Strange plant is like a bad hair day

On the Trail

EARNS ITS NAME—An Euphorbia tirucalli plant, more commonly known as the “pencil bush.”

EARNS ITS NAME—A Euphorbia tirucalli plant, more commonly known as the “pencil bush.”

When I’m experiencing a seriously bad hair day, that’s when it appears that a plant known as Euphorbia tirucalli, commonly called “pencil bush,” has sprouted atop my head.

This plant, which can range from a potted houseplant on a windowsill to a 30-foot-tall landscape tree capable of producing shade, is indisputably one weird-looking character.

Think of a porcupine—with blunted, harmless quills—whose bristling apparatus had malfunctioned, frozen in the upward and outward position.


Or while we’re still on the subject of bad hair, perhaps pencil bush will remind you of Cousin Itt of “The Addams Family” fame, after his hair dryer had short-circuited

I first encountered it in a dumpster in the desert, where a man said he’d already cut up five carloads of his pencil bush, with two more to come.

“This thing is a monster,” he said.

I like monsters, so I loaded several hefty cuttings of the succulent, milky-sap-oozing oddity into my car trunk.

One of my rural Agoura gardening compeers had a heat-punished rough-and-tumble slope in need of something besides failed rosemary shrubs, and one that wouldn’t be a real water-grubber.

The pencil bush turns out to be a mainstay of desert gardens, tolerant of lots of hot sunlight. And it has managed to be popular despite looking unkempt and disorganized, as if it had been groomed inside a wind tunnel, but that’s actually its signature style. Pencil bush is the free spirit among rigid, orderly agaves, aloes and yuccas.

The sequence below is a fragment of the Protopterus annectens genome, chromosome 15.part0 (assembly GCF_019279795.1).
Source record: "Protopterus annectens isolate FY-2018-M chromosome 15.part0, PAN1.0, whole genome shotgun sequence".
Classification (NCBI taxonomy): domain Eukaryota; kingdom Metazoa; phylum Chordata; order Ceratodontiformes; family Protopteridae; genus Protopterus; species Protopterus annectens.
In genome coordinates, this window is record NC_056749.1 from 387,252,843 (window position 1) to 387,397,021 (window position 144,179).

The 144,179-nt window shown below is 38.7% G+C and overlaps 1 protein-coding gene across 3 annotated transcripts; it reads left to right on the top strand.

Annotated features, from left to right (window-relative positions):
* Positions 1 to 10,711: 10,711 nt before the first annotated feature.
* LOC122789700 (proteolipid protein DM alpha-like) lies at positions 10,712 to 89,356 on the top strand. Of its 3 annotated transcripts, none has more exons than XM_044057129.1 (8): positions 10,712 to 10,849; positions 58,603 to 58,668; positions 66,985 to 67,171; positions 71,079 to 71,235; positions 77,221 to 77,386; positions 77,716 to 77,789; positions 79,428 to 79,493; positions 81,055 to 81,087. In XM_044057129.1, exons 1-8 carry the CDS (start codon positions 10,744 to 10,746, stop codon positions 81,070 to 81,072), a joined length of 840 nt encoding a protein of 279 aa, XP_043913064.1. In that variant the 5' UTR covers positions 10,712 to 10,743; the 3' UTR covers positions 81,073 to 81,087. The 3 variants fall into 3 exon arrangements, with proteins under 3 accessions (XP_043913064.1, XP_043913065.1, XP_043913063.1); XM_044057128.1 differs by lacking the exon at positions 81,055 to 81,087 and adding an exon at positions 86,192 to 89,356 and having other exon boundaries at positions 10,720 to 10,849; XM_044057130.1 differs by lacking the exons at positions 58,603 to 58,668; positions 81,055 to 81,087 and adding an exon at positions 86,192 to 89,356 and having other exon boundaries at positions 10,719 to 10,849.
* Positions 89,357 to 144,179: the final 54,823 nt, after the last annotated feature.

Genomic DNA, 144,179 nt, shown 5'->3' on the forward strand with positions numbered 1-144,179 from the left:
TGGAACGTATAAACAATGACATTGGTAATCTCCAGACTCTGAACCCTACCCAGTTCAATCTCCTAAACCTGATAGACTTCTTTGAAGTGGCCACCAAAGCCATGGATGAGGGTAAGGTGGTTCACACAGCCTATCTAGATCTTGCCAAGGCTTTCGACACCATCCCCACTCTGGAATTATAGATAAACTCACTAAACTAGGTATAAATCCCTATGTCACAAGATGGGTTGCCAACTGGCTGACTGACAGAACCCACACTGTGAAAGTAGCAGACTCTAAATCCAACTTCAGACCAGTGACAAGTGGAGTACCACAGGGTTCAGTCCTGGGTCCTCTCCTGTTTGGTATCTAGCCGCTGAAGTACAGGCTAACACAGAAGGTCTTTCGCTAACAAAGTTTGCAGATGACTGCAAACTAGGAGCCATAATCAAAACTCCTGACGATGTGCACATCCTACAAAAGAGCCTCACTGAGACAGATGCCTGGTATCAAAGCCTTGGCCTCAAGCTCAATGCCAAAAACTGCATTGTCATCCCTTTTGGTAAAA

Its smooth, slender leafless branches give pencil bush its common name. It could just as easily be called bare naked bush or the hand plant. Branches extend every which way, resembling outspread fingers, emanating from a rather rough-textured conventional trunk. The latter can become quite stout as the plant matures, especially if the plant is ultimately trained into tree form.

To love it as a tree, you simply have to accept the absence of leaves, flowers, catkins, cones, fruit and all the other traditional trappings of authentic trees. But it still sheds—shriveled gray bits about the size of wooden matchsticks.

Adding to the pencil bush’s offbeat traits is its tendency to produce new growth with an incandescent orange-pink hue, suggesting it may have shipped in from another world. Once I came upon a fan-shaped cutting that eerily suggested something that might catch the eye of a scuba diver drifting above a coral reef.

It is surprising, yet heartening, to see how so many recently remodeled gardens that I’ve passed on my neighborhood walkabouts—stretching from Agoura Hills to Newbury Park— are now prominently featuring this peculiar plant. Local residents took the drought seriously. In removing their thirsty lawns and revamping their yard space they made an important, responsible decision to embrace desert plants, whose water needs won’t stress any reservoir.

Gloria Glasser is a freelance writer. Reach her by email at

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